Renewing corporate IT systems: the 20/20 vision of hindsightAgreeing on the detailed requirements for a new IT platform with a diverse stakeholder group is no walk in the park
You’re 12 months into a three-year critical IT project, one-quarter of the work has been done and two-thirds of the approved budget has been spent. Now the executive team and board of directors are faced with a serious decision: cut their costs, fund the difference or kill the project?
Just how common is this?
IT projects are notorious for exceeding budget, delivering below expectation and taking longer to complete than originally planned. Making a good buying decision is crucial to reducing project risk and achieving a successful outcome for the business.
Making an IT selection decision without first checking the degree of fit with a detailed set of business requirements is like taking a step into the unknown. Once the new IT system goes live, the business needs to own it, customers need to benefit from it, the IT department needs to support it, the finance and internal audit teams need to be happy with it and the chief risk officer needs to approve of it.
Agreeing on the detailed requirements for a new IT platform with a diverse stakeholder group is no walk in the park.
It’s not enough just to meet current needs; companies must also consider those of the foreseeable future. The needs of customers, the moves of competitors and new regulations will all stress-test the buying decision over the course of the project. A lot can change in three years, and it’s better to reflect on this before signing a contract rather than 12 months into the project.
Let’s put this into perspective. Say a company contracts a software vendor on the basis that its “out of the box” product meets 90% of the company’s essential business requirements, and the cost of customizing the remaining 10% of the product is estimated at $2 million. But then say 12 months into the project the business launches a new product, a competitor launches a mobile channel, the regulator introduces new money-laundering rules and the business signs up another supply chain partner requiring a new interface with the IT system.
Maybe the company has also discovered that the development work on the 20 existing internal/external interfaces that should have been completed two months ago is only one-third done. And just to make matters worse, it also discovers that the 90% requirements fit was based on the current system’s functionality and didn’t include the executive team’s longer-term process transformation and customer service vision.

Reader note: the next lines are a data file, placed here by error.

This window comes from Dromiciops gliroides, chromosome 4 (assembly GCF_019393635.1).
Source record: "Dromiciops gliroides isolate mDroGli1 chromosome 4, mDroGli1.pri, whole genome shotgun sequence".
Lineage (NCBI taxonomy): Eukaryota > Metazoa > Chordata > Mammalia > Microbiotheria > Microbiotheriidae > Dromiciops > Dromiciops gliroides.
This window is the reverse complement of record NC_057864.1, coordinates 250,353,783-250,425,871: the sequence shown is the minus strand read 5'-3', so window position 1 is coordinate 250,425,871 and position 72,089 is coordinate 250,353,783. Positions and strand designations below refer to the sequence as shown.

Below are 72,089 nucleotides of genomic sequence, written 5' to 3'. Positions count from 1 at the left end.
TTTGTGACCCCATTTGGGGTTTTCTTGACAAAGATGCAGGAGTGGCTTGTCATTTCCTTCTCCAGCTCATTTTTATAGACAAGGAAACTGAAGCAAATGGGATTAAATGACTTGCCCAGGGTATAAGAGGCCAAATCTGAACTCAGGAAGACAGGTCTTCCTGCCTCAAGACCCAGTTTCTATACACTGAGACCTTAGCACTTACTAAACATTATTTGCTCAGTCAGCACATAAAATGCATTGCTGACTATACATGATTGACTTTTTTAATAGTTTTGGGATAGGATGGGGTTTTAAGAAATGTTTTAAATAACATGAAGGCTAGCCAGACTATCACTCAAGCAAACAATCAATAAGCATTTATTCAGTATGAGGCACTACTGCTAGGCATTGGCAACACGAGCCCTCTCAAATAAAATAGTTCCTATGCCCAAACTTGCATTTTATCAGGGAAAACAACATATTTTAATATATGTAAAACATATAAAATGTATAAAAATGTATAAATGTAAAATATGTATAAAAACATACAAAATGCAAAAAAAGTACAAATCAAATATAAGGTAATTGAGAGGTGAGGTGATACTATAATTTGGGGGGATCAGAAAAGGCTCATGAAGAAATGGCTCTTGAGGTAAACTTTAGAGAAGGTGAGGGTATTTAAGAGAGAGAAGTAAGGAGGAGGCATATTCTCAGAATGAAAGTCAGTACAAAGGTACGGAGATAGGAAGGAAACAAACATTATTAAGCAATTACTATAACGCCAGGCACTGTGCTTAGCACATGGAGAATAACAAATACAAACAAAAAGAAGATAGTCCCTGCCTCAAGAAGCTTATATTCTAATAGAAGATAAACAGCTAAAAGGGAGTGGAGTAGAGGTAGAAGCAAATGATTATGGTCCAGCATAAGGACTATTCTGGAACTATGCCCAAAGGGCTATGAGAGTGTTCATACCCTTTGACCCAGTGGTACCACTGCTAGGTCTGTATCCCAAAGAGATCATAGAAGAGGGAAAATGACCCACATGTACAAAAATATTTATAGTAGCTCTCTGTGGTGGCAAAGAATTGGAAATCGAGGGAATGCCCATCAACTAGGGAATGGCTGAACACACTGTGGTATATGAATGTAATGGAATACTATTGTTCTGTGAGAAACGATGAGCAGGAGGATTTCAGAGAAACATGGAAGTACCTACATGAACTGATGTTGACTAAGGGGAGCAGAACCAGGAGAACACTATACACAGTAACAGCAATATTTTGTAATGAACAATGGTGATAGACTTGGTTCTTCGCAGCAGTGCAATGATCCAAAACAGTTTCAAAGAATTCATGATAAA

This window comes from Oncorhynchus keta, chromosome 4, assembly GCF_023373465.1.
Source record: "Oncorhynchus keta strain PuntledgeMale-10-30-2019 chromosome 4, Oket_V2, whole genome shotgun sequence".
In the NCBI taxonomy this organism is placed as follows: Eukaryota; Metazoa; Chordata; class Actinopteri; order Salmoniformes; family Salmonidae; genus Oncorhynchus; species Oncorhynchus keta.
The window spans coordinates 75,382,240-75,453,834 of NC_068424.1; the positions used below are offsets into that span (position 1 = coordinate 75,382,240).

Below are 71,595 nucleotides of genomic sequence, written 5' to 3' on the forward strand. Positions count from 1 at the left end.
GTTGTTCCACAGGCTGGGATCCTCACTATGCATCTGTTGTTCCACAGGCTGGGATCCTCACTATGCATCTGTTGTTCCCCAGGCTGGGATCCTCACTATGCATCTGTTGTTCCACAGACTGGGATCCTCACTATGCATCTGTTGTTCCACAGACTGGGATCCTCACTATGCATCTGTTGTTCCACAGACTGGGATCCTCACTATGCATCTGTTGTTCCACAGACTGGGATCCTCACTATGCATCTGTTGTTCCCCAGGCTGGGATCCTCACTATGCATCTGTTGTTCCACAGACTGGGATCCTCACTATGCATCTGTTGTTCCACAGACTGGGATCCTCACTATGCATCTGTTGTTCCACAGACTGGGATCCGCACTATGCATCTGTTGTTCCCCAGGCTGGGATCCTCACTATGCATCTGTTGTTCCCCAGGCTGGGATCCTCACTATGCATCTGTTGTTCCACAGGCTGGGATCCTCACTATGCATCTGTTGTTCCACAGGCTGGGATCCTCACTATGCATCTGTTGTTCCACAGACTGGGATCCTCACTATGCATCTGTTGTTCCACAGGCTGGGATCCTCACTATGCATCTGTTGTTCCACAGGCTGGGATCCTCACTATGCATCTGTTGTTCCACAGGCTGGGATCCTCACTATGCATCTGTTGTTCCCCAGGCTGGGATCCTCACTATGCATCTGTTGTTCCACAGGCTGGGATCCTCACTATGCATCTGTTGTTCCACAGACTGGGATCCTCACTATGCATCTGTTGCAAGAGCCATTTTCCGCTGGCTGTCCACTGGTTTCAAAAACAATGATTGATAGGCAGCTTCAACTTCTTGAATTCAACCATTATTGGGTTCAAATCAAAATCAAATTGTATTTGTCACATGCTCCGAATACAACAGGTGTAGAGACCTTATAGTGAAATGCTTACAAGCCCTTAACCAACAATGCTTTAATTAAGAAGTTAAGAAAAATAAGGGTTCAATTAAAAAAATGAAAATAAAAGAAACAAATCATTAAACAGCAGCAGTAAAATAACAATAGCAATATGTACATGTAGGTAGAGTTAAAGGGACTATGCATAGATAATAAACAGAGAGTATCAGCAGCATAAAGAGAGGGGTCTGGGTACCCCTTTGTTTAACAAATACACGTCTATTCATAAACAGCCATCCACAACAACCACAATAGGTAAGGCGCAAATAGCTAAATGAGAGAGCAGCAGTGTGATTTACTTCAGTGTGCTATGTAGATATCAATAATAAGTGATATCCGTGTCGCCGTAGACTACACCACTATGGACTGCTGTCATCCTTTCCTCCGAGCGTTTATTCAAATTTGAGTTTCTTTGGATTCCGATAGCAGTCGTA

This, in a nutshell, is a major problem and can be a serious wake-up call for the executive team – and one that’s much more common than you might think. If these wake-up calls occur late in the project life cycle, they can leave the team with a limited number of costly options. The cost of these options will often be far higher than the cost of investing in a thorough business requirements and IT selection exercise at the outset.
A comprehensive list of business requirements provides the baseline to compare the various IT selection options. Your business requirements should reflect what’s currently required to run your business, plus what’s necessary to support your strategy for organizational development and growth.
It’s important that your business stakeholders approve and own these requirements because they’re generally very demanding and vocal if they see gaps when the early concept becomes a reality prior to launch.
It’s also important for all parties to understand the consequences of not being sufficiently diligent when signing off on the requirements because later solutions can be severely limited and very expensive.
To manage cost and avoid misunderstanding, the finalized requirements should be incorporated into a request for proposals requiring IT vendors to state whether their “out of the box” product meets your company’s business requirements or whether it will need customization and, if the latter, at what time and cost.
IT projects can go off track for many reasons. In many cases, the root cause is a superficial understanding of your company’s business requirements and a lack of attention to detail when selecting the new system and vendor. Getting this right up front can significantly reduce the risk of making a wrong selection decision and avoid expensive downstream disruption to your business. •